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The oldest ecclesiastical Baroque residence on the Upper Rhine

Bruchsal Palace

View of Bruchsal Palace from the garden side. Image: Staatliche Schlösser und Gärten Baden-Württemberg, Achim Mende
A turning point

Destruction and

reconstruction

In World War II more than 80% of Bruchsal was destroyed, including much of the palace. To this day, its reconstruction is considered an extraordinary accomplishment. The reconstruction of the bel étage to its condition as it stood from the 18th century to its destruction in 1945, completed in 2017, was a crowning achievement.

Photograph of the central building of Bruchsal Palace after its destruction in an air raid in 1945. Image: Landesmedienzentrum Baden-Württemberg, credit unknown

The palace after the destruction in 1945.

The destruction

The train station and the tracks close to the palace were bombed several times at the end of World War II. On March 1, 1945, two months before the end of the war, an air raid destroyed more than 80% of the city and much of the palace. The wooden ceilings with frescoes and stucco burned, but the substance of the walls and staircases remained largely intact. The most valuable pieces of furnishing had been moved to safe storage in time.

Ruins of the guard gatehouse of Bruchsal Palace after its destruction in an air raid in 1945. Image: Landesmedienzentrum Baden-Württemberg, credit unknown

The former guard gatehouse after the destruction.

First measures

After the end of the war, the first task was to create emergency lodging. In 1946, work began on rebuilding the outbuildings to serve as offices and apartments. For a long time, the ruins of the palace's central buildings remained unprotected. It was more than a year before it received an emergency roof. The consequence: rain and frost had damaged the complex. Due to a danger of collapse, a portion of the remaining wall was completely demolished. Thus, the palace suffered further losses after the destruction.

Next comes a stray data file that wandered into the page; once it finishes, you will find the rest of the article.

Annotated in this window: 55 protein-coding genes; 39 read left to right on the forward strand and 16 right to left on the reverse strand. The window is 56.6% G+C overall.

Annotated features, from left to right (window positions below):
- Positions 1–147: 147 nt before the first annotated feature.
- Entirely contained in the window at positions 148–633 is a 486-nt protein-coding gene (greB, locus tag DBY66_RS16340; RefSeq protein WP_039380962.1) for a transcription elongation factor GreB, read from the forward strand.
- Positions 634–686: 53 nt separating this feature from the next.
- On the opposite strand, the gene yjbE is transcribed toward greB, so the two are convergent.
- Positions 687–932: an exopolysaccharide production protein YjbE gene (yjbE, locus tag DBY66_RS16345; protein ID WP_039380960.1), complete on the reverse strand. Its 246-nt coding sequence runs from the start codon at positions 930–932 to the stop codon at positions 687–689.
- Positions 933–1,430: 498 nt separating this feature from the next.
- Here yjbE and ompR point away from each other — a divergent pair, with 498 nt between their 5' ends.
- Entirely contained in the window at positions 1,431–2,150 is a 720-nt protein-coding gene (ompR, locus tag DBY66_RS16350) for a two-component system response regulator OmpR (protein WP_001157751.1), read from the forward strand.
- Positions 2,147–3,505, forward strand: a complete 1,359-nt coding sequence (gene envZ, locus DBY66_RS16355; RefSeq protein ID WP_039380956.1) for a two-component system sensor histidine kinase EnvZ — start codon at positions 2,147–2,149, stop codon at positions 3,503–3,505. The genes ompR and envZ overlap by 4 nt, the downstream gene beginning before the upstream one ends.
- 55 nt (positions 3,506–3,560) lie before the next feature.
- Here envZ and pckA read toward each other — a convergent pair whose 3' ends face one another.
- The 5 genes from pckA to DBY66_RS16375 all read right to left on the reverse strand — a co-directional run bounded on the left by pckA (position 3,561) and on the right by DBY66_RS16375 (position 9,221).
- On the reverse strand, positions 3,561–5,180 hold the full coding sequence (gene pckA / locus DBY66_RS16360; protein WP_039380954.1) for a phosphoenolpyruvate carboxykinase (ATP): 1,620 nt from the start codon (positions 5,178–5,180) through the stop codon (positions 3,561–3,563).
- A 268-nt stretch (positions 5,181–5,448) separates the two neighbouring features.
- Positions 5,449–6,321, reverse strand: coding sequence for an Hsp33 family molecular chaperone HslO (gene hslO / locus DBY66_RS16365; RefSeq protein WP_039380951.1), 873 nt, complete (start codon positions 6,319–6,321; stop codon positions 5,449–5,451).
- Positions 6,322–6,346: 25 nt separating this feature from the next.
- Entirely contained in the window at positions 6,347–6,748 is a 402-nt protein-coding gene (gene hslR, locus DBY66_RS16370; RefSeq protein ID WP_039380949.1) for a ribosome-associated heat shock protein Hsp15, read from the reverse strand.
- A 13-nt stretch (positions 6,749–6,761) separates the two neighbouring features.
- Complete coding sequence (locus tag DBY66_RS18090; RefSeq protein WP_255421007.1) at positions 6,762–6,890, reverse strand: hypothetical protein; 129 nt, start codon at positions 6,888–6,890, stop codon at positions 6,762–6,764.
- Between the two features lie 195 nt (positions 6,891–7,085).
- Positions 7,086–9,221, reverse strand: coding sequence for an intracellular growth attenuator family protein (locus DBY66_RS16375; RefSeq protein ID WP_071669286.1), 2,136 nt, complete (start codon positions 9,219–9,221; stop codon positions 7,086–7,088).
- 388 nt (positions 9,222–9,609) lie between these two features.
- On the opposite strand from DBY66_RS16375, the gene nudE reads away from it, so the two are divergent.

Marble Hall in Bruchsal Palace. Image: Staatliche Schlösser und Gärten Baden-Württemberg, Christoph Hermann

The restored Marble Hall.

The challenge of the interior

In the 1950s, the Chamber Music Hall, the church tower, and the shell of the palace's central building were recreated. The next step was the interior, which posed the greatest challenge. The wall and ceiling decorations were reconstructed in the most important rooms along the central axis. The Domed Hall, Royal Hall, and Marble Hall were given their colorful frescoes and gilded stucco once again.

Restoration work on the facade in 1974. Image: Staatliche Schlösser und Gärten Baden-Württemberg, Artur Hassler
Restoration work on the Domed Hall in 1961. Image: Staatliche Schlösser und Gärten Baden-Württemberg. Image: Staatliche Schlösser und Gärten Baden-Württemberg, Artur Hassler

Painters and stucco artists during the reconstruction of the decorations.

Historical photography of the ceiling painting in the Marble Hall of Bruchsal Palace, circa 1870. Image: Staatliche Schlösser und Gärten Baden-Württemberg, Georg Maria Eckert

The work was based on old photographs.

Help from historical photographs

A stroke of luck: Hundreds of photographs of the palace taken between 1870 and 1945 had been preserved, some even in color. They served as a pattern for the reconstruction of the ceiling frescoes. Instead of the apartments that once stood alongside the ceremonial halls on the second story, modern, open exhibition rooms were created for the Badisches Landesmuseum. In 1975, the palace was reopened. The reconstruction of the frescoes on the ground floor, the exterior areas, and the garden took until 1996.

Bruchsal Palace, bel étage, enfilade. Image: Staatliche Schlösser und Gärten Baden-Württemberg, Dirk Altenkirch

Reconstructed enfilade in the bel étage.

Open again since 2017: the bel étage

More than 1,000 square meters were reverted back to the old layout of the bel étage. Modern technology was also installed to meet modern needs for heating, light, and air conditioning. The former prince-bishops' apartment was then furnished according to old inventory lists and photographs. Furniture, paintings, tapestries: more than 350 works of art from the bel étage were stored elsewhere during World War II. They were carefully restored before once again being displayed in the bel étage.

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